Canning is a common method that has been used for centuries to preserve food from spoilage. The canning process alters the chemical make-up of food by changing the pH, salinity or moisture levels to protect against microbes, such as bacteria, mold and yeast. It limits the activity of food enzymes which also contribute to decomposition. These chemical modifications, combined with physical barriers such as cans, seals and lids, are an effective defense against decay. But the canning process has its limitations. Canning reduces the nutrient value of food. It also requires a significant investment of time and equipment, and inadequate processing or poor sanitation can result in a deadly contamination.
Loss of Nutrients
The canning process often requires cooking the food you want to preserve. Cooking stops the natural enzymatic action in fruits and vegetables that helps them to ripen in the first place. If the enzymes are not stopped, or denatured, the food will over-ripen and become spoiled. Cooking raw fruits and vegetables to prepare them for the canning process is often done by blanching—a quick 3- to 5-minute dunk in boiling water. Fruits and vegetables are rich in minerals and water soluble vitamins that leech from the foods during blanching; essentially, leaving much of the benefit of these foods behind in the boiling water bath. Further loss of nutrients, including fat-soluble vitamins, occur during the heating step of the canning process and throughout their long shelf lives. Canned fruits and vegetables have about 35 percent of the vitamins and minerals their fresh counterparts contain.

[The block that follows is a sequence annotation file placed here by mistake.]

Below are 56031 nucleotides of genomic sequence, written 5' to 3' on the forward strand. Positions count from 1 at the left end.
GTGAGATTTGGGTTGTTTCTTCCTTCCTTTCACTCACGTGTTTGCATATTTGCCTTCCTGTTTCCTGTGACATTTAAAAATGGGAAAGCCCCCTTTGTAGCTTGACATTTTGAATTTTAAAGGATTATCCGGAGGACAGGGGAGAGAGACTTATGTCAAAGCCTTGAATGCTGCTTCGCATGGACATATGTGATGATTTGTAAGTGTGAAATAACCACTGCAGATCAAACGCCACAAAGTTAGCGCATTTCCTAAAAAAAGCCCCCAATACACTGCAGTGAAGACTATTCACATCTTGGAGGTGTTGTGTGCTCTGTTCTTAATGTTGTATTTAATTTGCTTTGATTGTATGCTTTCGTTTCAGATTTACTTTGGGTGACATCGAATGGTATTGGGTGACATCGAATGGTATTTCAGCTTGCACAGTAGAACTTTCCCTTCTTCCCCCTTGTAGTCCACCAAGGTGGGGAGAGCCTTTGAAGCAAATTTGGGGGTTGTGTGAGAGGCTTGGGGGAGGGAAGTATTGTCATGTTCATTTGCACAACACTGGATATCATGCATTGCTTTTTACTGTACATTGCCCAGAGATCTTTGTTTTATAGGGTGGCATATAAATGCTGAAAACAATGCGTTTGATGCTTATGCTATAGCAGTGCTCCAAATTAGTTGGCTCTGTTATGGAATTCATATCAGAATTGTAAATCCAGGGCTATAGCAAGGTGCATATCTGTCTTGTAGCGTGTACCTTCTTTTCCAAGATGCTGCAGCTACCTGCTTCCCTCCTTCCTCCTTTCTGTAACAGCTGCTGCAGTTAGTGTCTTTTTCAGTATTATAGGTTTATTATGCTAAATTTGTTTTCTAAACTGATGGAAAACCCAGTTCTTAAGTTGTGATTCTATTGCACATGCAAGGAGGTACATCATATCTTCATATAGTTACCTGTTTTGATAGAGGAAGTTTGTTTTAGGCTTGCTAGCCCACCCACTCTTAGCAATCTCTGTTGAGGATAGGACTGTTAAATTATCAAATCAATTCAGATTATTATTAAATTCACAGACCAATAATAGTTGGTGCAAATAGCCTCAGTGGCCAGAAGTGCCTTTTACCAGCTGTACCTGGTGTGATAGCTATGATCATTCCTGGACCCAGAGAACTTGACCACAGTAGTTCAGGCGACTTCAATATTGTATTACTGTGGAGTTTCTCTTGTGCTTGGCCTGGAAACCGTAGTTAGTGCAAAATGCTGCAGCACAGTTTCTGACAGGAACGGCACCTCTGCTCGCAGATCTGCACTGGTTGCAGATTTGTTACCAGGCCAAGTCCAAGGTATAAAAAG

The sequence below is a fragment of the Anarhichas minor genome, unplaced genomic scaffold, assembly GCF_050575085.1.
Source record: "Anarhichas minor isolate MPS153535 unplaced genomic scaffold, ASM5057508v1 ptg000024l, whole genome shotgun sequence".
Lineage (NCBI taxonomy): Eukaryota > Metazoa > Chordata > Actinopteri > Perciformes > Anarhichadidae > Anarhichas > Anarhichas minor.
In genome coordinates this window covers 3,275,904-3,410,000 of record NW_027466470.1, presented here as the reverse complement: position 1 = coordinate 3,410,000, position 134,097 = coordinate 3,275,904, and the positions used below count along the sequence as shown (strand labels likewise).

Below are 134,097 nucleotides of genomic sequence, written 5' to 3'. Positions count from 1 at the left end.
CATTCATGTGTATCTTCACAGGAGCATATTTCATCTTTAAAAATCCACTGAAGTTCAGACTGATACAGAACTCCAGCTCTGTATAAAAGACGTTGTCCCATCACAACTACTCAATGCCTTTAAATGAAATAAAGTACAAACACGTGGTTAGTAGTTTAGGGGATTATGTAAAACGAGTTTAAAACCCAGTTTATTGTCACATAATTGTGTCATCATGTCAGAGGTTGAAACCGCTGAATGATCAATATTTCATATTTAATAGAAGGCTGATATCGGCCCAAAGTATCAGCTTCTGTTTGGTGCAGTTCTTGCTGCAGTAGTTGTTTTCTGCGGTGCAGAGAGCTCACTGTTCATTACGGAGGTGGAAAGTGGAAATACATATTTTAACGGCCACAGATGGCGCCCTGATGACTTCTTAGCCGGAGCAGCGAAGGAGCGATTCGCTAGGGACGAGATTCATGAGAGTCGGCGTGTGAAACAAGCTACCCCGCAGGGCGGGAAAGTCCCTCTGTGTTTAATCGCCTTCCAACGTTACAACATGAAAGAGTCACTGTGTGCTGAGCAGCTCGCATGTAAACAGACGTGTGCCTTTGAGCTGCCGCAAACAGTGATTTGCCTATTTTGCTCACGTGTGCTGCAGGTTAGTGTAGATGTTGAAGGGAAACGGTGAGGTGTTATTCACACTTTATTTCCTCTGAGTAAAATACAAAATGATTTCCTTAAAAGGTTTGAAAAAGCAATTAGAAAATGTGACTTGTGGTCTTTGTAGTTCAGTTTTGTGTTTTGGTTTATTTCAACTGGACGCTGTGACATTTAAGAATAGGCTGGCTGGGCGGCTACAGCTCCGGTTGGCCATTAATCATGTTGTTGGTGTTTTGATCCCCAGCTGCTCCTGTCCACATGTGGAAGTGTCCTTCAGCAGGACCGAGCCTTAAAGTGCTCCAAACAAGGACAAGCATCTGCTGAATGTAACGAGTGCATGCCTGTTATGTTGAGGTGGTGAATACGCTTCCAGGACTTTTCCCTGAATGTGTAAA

Canning requires a good deal of equipment, from glass jars to hold food to the sturdy kettles to heat-seal the goods. Some other special equipment may be required if you are planning to do pressure-canning or to preserve meats and fish. The good news is that most of the equipment can be reused, though the upfront costs can be intimidating to a novice. Pressure canners range in price from $30 to $300. Glass jars, lids and seals can be purchased out of season to defray costs but must be replenished each time you preserve. A good kettle is essential for the water-bath portion of the canning process. A stovetop model can be purchased for about $25, or you can spend $300 on the electric type. If you are not canning your own produce you will also have to factor in the cost of fresh food. Don’t forget the cost of pickling spices, herbs, sugar and salt.
The canning process can be an all-day affair, so you should take into consideration the significant time investment for preparing, processing and waiting. All equipment should be sterilized and thoroughly cooled to limit the potential for contamination. The fruits and vegetables you want to preserve should be cleaned, peeled, pared, cored, blanched or pickled prior to packing them into canning jars. The final step in canning preserves to seal them takes time as well, whether you are using a hot water bath or pressure canning.
Perhaps the biggest disadvantage to canning food is the potential for contamination. Beginners fear creating a shelf full of tainted canned goods. Proper techniques based on the acidity of the fruits and vegetables to be canned must be strictly adhered to in order to prevent contamination from yeast, mold or bacterial spores such as Clostridium botulinum, a soil-dwelling bacterium that creates a neurotoxin-causing botulism that can lead to death. Thorough cleansing of fruits and vegetables to rid them of soil, as well as careful selection of fresh produce, is imperative. Luckily, Clostridium botulinum is susceptible to high salt and acidity levels and can be destroyed when thoroughly heated. This is why conscientious attention to all steps is essential during the canning process.
References and ResourcesCenters for Disease Control and Prevention: Botulism
USDA Publications: Complete Guide to Home Canning, 2009 Revision